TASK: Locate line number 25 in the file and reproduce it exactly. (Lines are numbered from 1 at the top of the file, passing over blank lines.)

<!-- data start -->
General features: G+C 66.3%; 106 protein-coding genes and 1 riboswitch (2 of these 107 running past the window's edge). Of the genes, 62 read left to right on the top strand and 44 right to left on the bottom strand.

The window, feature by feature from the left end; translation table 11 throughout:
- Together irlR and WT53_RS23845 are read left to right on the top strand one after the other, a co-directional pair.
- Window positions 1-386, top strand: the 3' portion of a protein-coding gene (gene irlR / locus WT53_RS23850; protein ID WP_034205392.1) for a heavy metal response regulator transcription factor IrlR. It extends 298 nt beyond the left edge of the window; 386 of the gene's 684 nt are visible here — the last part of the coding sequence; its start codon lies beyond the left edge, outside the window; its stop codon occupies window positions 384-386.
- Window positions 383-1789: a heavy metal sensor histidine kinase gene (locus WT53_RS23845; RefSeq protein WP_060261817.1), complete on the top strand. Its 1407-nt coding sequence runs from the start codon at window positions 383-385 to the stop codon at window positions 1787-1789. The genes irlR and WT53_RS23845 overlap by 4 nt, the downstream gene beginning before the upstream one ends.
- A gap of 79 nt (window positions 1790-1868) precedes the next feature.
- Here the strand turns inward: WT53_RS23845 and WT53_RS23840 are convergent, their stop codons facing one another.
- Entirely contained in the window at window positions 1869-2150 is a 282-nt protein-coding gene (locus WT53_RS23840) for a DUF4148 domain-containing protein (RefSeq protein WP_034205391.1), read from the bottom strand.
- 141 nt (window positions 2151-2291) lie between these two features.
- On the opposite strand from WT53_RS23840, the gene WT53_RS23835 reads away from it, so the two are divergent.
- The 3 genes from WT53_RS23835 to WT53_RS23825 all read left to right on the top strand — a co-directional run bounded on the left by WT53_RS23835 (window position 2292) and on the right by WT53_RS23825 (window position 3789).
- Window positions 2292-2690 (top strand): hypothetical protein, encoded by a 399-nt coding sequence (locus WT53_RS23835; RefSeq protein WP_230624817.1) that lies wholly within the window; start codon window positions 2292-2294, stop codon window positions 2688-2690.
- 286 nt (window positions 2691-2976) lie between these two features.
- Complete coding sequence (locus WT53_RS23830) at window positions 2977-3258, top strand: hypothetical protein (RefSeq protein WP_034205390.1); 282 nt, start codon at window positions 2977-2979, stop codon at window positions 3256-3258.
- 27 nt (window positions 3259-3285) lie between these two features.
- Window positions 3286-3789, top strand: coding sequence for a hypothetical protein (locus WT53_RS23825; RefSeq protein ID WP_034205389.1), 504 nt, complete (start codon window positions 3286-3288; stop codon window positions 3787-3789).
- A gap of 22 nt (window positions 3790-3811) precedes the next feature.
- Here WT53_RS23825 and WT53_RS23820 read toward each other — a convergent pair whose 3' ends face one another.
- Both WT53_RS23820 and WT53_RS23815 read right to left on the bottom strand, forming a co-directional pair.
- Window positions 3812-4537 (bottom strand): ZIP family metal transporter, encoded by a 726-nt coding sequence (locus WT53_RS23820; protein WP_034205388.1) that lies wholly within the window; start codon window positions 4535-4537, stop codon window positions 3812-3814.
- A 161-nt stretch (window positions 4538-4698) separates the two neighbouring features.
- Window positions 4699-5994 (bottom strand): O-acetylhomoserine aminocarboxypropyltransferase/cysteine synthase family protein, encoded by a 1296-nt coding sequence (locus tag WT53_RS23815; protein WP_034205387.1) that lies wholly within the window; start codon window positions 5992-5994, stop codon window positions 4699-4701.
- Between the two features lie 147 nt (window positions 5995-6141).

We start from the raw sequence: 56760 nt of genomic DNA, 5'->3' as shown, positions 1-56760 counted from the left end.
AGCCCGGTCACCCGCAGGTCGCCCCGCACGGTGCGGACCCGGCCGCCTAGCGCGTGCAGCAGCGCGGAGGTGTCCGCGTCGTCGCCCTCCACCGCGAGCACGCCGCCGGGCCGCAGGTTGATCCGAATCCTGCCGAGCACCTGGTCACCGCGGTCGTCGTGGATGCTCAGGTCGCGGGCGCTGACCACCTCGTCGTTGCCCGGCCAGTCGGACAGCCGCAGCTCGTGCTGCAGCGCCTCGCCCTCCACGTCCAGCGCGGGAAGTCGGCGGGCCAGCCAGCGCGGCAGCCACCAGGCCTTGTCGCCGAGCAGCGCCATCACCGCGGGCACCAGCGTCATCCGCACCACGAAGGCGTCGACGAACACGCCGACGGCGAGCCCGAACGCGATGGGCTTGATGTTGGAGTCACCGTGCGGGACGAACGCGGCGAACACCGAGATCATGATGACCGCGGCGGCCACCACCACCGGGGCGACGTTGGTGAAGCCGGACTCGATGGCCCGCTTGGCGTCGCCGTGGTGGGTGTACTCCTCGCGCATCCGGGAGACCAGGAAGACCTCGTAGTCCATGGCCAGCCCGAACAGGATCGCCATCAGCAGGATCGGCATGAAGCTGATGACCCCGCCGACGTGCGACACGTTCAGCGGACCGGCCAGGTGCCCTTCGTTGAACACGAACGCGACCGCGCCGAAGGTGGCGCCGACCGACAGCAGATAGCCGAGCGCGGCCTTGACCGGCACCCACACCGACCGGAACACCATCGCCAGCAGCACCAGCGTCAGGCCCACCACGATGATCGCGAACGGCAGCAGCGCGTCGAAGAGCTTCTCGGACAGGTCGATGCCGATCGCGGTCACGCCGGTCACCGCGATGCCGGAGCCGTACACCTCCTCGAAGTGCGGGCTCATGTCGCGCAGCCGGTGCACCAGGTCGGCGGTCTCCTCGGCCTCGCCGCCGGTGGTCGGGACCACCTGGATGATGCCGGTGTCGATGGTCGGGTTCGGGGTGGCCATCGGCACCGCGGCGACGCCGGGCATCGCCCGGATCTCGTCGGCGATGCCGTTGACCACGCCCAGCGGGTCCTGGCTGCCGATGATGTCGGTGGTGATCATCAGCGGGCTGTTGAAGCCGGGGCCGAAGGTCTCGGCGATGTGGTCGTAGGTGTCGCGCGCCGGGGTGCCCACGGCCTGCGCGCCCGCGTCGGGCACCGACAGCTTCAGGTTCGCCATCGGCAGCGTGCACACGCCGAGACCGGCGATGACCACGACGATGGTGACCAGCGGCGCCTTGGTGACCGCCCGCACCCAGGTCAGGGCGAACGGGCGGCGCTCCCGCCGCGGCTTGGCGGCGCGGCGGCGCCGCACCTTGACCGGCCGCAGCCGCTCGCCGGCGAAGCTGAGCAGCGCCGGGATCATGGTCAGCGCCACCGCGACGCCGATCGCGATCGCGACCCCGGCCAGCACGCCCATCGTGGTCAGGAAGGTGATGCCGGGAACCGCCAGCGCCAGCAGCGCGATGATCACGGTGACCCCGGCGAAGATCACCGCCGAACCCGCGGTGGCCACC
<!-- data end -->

AGCCCGGTCACCCGCAGGTCGCCCCGCACGGTGCGGACCCGGCCGCCTAGCGCGTGCAGCAGCGCGGAGGTGTCCGCGTCGTCGCCCTCCACCGCGAGCACGCCGCCGGGCCGCAGGTTGATCCGAATCCTGCCGAGCACCTGGTCACCGCGGTCGTCGTGGATGCTCAGGTCGCGGGCGCTGACCACCTCGTCGTTGCCCGGCCAGTCGGACAGCCGCAGCTCGTGCTGCAGCGCCTCGCCCTCCACGTCCAGCGCGGGAAGTCGGCGGGCCAGCCAGCGCGGCAGCCACCAGGCCTTGTCGCCGAGCAGCGCCATCACCGCGGGCACCAGCGTCATCCGCACCACGAAGGCGTCGACGAACACGCCGACGGCGAGCCCGAACGCGATGGGCTTGATGTTGGAGTCACCGTGCGGGACGAACGCGGCGAACACCGAGATCATGATGACCGCGGCGGCCACCACCACCGGGGCGACGTTGGTGAAGCCGGACTCGATGGCCCGCTTGGCGTCGCCGTGGTGGGTGTACTCCTCGCGCATCCGGGAGACCAGGAAGACCTCGTAGTCCATGGCCAGCCCGAACAGGATCGCCATCAGCAGGATCGGCATGAAGCTGATGACCCCGCCGACGTGCGACACGTTCAGCGGACCGGCCAGGTGCCCTTCGTTGAACACGAACGCGACCGCGCCGAAGGTGGCGCCGACCGACAGCAGATAGCCGAGCGCGGCCTTGACCGGCACCCACACCGACCGGAACACCATCGCCAGCAGCACCAGCGTCAGGCCCACCACGATGATCGCGAACGGCAGCAGCGCGTCGAAGAGCTTCTCGGACAGGTCGATGCCGATCGCGGTCACGCCGGTCACCGCGATGCCGGAGCCGTACACCTCCTCGAAGTGCGGGCTCATGTCGCGCAGCCGGTGCACCAGGTCGGCGGTCTCCTCGGCCTCGCCGCCGGTGGTCGGGACCACCTGGATGATGCCGGTGTCGATGGTCGGGTTCGGGGTGGCCATCGGCACCGCGGCGACGCCGGGCATCGCCCGGATCTCGTCGGCGATGCCGTTGACCACGCCCAGCGGGTCCTGGCTGCCGATGATGTCGGTGGTGATCATCAGCGGGCTGTTGAAGCCGGGGCCGAAGGTCTCGGCGATGTGGTCGTAGGTGTCGCGCGCCGGGGTGCCCACGGCCTGCGCGCCCGCGTCGGGCACCGACAGCTTCAGGTTCGCCATCGGCAGCGTGCACACGCCGAGACCGGCGATGACCACGACGATGGTGACCAGCGGCGCCTTGGTGACCGCCCGCACCCAGGTCAGGGCGAACGGGCGGCGCTCCCGCCGCGGCTTGGCGGCGCGGCGGCGCCGCACCTTGACCGGCCGCAGCCGCTCGCCGGCGAAGCTGAGCAGCGCCGGGATCATGGTCAGCGCCACCGCGACGCCGATCGCGATCGCGACCCCGGCCAGCACGCCCATCGTGGTCAGGAAGGTGATGCCGGGAACCGCCAGCGCCAGCAGCGCGATGATCACGGTGACCCCGGCGAAGATCACCGCCGAACCCGCGGTGGCCACC